Special Collections Department
The Paul J. Gutman Library maintains separate collections in certain specialized subject areas.
Description of Collections
The Textile Historical Collection is comprised of material related to the development of the textile industry in the United States
This collection contains a full range of materials documenting the social, technological and economic vicissitudes of the American textile industry. Presently, over 5,000 volumes, ranging from 18th century European texts on dyeing to contemporary doctoral theses on textile history, are included in this collection. Over 100 journal titles, published before 1945, are held; of this number, over 30 titles include issues published before 1900. The Library actively pursues original manuscript documents relating to the history of textiles. These papers include business records of over 20 different companies and the personal papers of at least 30 individuals important in the development of the textile industry. There is also a separate collection of over 300 volumes of textile company histories. The acquisition of textile related ephemera; for example, trade cards, letterheads, advertising material, posters, handbills, and photographs is also an ongoing activity.
While the main focus of the collection is the American textile industry, holdings of material published in other countries is substantial. Contemporary English publications on the history of the British textile industry are purchased and in many instances only held by our library in this country. This is particularly true of British textile company histories, which are often privately published by the company. Also noteworthy is the extensive amount of late 19th century material available on the French textile industry. Over 200 volumes and a large number of French textile machinery catalogs are included in the collection.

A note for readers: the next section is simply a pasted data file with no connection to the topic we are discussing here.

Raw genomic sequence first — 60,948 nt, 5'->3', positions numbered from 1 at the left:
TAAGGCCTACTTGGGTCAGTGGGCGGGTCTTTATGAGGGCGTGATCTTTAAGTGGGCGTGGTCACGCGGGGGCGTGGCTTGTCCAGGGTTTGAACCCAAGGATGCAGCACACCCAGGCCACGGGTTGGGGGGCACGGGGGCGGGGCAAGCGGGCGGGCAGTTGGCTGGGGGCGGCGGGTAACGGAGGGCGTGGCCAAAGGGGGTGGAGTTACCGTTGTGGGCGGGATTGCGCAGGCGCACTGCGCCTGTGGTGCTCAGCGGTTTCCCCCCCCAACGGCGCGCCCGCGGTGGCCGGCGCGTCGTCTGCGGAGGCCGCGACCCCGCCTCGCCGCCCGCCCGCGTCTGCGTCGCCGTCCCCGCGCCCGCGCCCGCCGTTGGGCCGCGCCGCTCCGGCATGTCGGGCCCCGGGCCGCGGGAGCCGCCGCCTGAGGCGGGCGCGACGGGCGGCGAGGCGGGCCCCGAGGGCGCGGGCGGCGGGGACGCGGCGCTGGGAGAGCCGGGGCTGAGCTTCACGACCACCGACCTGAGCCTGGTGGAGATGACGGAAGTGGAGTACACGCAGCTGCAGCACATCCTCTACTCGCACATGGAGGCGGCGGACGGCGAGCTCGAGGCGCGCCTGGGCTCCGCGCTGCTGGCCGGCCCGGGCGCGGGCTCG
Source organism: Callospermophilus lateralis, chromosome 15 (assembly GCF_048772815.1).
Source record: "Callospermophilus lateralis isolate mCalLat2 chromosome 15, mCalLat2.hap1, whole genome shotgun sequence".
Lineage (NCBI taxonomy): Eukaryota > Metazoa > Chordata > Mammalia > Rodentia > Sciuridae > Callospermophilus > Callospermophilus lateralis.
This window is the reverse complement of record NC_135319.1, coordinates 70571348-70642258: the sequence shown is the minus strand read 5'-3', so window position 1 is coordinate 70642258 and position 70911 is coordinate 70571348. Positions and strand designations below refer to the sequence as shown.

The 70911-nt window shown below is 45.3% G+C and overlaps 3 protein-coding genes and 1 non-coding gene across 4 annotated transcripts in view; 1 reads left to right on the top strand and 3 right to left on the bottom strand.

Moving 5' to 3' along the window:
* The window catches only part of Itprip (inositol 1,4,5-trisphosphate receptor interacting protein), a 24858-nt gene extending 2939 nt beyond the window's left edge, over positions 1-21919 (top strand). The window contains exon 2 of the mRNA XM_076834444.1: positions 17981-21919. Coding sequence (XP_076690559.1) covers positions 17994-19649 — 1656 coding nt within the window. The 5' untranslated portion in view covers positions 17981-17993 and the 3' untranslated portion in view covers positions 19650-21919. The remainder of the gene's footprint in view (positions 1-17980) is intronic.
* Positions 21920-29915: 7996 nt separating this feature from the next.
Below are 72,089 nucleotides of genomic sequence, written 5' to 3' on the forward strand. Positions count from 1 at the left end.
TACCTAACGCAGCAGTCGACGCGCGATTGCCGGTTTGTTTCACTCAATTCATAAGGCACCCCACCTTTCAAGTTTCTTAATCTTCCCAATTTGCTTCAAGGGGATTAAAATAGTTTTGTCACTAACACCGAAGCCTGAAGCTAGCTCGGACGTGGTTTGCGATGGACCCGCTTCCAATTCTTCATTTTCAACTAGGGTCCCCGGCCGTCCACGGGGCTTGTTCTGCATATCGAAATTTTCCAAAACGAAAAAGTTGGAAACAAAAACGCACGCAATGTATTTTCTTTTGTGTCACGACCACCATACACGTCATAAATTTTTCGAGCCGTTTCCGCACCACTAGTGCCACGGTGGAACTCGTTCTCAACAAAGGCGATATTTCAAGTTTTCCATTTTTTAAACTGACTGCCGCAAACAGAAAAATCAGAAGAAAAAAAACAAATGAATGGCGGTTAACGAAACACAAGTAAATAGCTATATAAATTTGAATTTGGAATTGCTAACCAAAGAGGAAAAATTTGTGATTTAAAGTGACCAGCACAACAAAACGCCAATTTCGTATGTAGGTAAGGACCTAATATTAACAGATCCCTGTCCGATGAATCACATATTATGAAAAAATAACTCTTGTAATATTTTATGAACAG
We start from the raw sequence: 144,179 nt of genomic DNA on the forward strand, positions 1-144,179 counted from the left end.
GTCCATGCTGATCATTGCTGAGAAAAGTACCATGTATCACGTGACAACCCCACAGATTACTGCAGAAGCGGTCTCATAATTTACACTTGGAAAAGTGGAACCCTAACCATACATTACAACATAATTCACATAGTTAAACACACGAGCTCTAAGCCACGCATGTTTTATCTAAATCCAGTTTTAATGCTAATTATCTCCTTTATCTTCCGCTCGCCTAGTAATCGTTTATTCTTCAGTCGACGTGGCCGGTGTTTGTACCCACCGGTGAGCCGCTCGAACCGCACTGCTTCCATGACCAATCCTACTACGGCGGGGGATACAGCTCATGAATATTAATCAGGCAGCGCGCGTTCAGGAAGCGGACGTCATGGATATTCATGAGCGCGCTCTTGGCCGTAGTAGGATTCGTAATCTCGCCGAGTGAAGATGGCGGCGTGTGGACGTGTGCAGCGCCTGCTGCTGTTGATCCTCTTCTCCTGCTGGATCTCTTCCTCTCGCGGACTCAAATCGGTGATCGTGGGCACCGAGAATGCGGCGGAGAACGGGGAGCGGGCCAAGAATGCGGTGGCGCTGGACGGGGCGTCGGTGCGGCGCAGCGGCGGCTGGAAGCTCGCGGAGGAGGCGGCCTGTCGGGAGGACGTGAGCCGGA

Over 500 trade catalogs for all types of textile machinery are held. Along with this industry material is a group of over 1000 dyeing catalogs from various United States dyestuff companies. Although, the emphasis of the collection is given to material relating to the production of fabric; the collection is also well represented in the areas of design and apparel. Highpoints include: a French counter-book of the 1800's, a number of shirting catalogs from the late 1800's, a manufacturer's display kit of baseball uniforms from the 1930's, original fashion drawings with fabric swatches from the 1940's and long runs of specialized fashion magazines.Digital Collections
Victorian Trade Cards related to Textile Industry in Philadelphia are actively sought by the Special Collections Department. These advertising cards were a primary marketing tool in the later part of the 19th century. Due to the high quality of design and abundant use of color, many individuals, at the time, actively collected these marketing giveaways. Beside being eye catching, in many instances, valuable information regarding products products and production techniques were included on these cards.
For a time, starting in the early 20th century post cards were a popular means of daily communication and a memento of recreational activities. Many post cards were adorned with images of local buildings and scenery. The Special Collections Department has acquired a number of these cards and through electronic reproduction provides access to these images. This collection provides our students and the general community with a visual history of change in Philadelphia.ARLEN SPECTER CENTER FOR PUBLIC POLICY
The Archives are intended for the use of University community. The contents consists of material relating to the history of the school since its founding in 1884.
circa 1890, Textile School, Philadelphia.
An appointment must be made with the School Archivist, Stan Gorski, at email@example.com, for access to this material.
Images and information on the history of each building presently owned by the University. Included is material related to the various land purchases that have been made by the University.History of Philadelphia University
A chronological history of the University is available with images; this presentation shows the physical and educational development of the institution since its founding in 1884.
For Access to Special Collection materials, contact
Head of the Special Collections Department
CONTACTCirculation Desk Phone: 215.951.2840Reference Desk Phone: 215.951.2848MORE